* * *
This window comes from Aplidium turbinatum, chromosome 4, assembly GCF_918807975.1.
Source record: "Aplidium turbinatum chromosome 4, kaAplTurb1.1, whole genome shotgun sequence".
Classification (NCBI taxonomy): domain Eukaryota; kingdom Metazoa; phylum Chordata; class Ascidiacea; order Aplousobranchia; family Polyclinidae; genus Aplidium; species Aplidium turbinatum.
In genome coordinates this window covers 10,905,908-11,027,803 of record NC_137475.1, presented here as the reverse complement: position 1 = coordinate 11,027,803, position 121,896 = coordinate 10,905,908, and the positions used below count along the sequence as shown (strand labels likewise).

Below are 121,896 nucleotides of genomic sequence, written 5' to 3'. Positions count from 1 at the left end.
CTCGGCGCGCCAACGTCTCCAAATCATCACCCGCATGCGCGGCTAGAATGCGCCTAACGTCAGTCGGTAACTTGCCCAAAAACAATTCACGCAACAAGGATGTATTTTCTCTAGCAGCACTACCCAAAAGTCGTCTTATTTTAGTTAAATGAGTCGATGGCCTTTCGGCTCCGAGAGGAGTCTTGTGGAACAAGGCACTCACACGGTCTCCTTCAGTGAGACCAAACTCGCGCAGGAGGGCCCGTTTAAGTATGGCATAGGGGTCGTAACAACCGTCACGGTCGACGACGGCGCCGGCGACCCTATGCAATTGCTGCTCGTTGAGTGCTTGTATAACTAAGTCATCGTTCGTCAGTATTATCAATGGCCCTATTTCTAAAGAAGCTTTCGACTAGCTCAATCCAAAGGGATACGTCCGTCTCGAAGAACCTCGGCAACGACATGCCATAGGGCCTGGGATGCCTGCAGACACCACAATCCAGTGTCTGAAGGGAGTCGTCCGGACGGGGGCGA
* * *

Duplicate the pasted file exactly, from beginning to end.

This window comes from Aplidium turbinatum, chromosome 4, assembly GCF_918807975.1.
Source record: "Aplidium turbinatum chromosome 4, kaAplTurb1.1, whole genome shotgun sequence".
Classification (NCBI taxonomy): domain Eukaryota; kingdom Metazoa; phylum Chordata; class Ascidiacea; order Aplousobranchia; family Polyclinidae; genus Aplidium; species Aplidium turbinatum.
In genome coordinates this window covers 10,905,908-11,027,803 of record NC_137475.1, presented here as the reverse complement: position 1 = coordinate 11,027,803, position 121,896 = coordinate 10,905,908, and the positions used below count along the sequence as shown (strand labels likewise).

Below are 121,896 nucleotides of genomic sequence, written 5' to 3'. Positions count from 1 at the left end.
CTCGGCGCGCCAACGTCTCCAAATCATCACCCGCATGCGCGGCTAGAATGCGCCTAACGTCAGTCGGTAACTTGCCCAAAAACAATTCACGCAACAAGGATGTATTTTCTCTAGCAGCACTACCCAAAAGTCGTCTTATTTTAGTTAAATGAGTCGATGGCCTTTCGGCTCCGAGAGGAGTCTTGTGGAACAAGGCACTCACACGGTCTCCTTCAGTGAGACCAAACTCGCGCAGGAGGGCCCGTTTAAGTATGGCATAGGGGTCGTAACAACCGTCACGGTCGACGACGGCGCCGGCGACCCTATGCAATTGCTGCTCGTTGAGTGCTTGTATAACTAAGTCATCGTTCGTCAGTATTATCAATGGCCCTATTTCTAAAGAAGCTTTCGACTAGCTCAATCCAAAGGGATACGTCCGTCTCGAAGAACCTCGGCAACGACATGCCATAGGGCCTGGGATGCCTGCAGACACCACAATCCAGTGTCTGAAGGGAGTCGTCCGGACGGGGGCGA